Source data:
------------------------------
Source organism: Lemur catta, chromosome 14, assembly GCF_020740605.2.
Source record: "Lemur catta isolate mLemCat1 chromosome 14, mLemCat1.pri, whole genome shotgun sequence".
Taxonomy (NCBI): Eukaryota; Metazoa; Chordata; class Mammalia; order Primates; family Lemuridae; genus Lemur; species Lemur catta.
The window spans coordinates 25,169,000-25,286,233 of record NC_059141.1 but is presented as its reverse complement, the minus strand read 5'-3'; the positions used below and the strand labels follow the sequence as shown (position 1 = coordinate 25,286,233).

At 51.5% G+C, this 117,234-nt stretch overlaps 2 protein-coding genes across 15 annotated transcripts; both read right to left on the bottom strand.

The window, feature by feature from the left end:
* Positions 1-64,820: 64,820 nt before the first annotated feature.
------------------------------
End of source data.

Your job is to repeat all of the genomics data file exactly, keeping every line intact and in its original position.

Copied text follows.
Source organism: Lemur catta, chromosome 14, assembly GCF_020740605.2.
Source record: "Lemur catta isolate mLemCat1 chromosome 14, mLemCat1.pri, whole genome shotgun sequence".
Taxonomy (NCBI): Eukaryota; Metazoa; Chordata; class Mammalia; order Primates; family Lemuridae; genus Lemur; species Lemur catta.
The window spans coordinates 25,169,000-25,286,233 of record NC_059141.1 but is presented as its reverse complement, the minus strand read 5'-3'; the positions used below and the strand labels follow the sequence as shown (position 1 = coordinate 25,286,233).

At 51.5% G+C, this 117,234-nt stretch overlaps 2 protein-coding genes across 15 annotated transcripts; both read right to left on the bottom strand.

The window, feature by feature from the left end:
* Positions 1-64,820: 64,820 nt before the first annotated feature.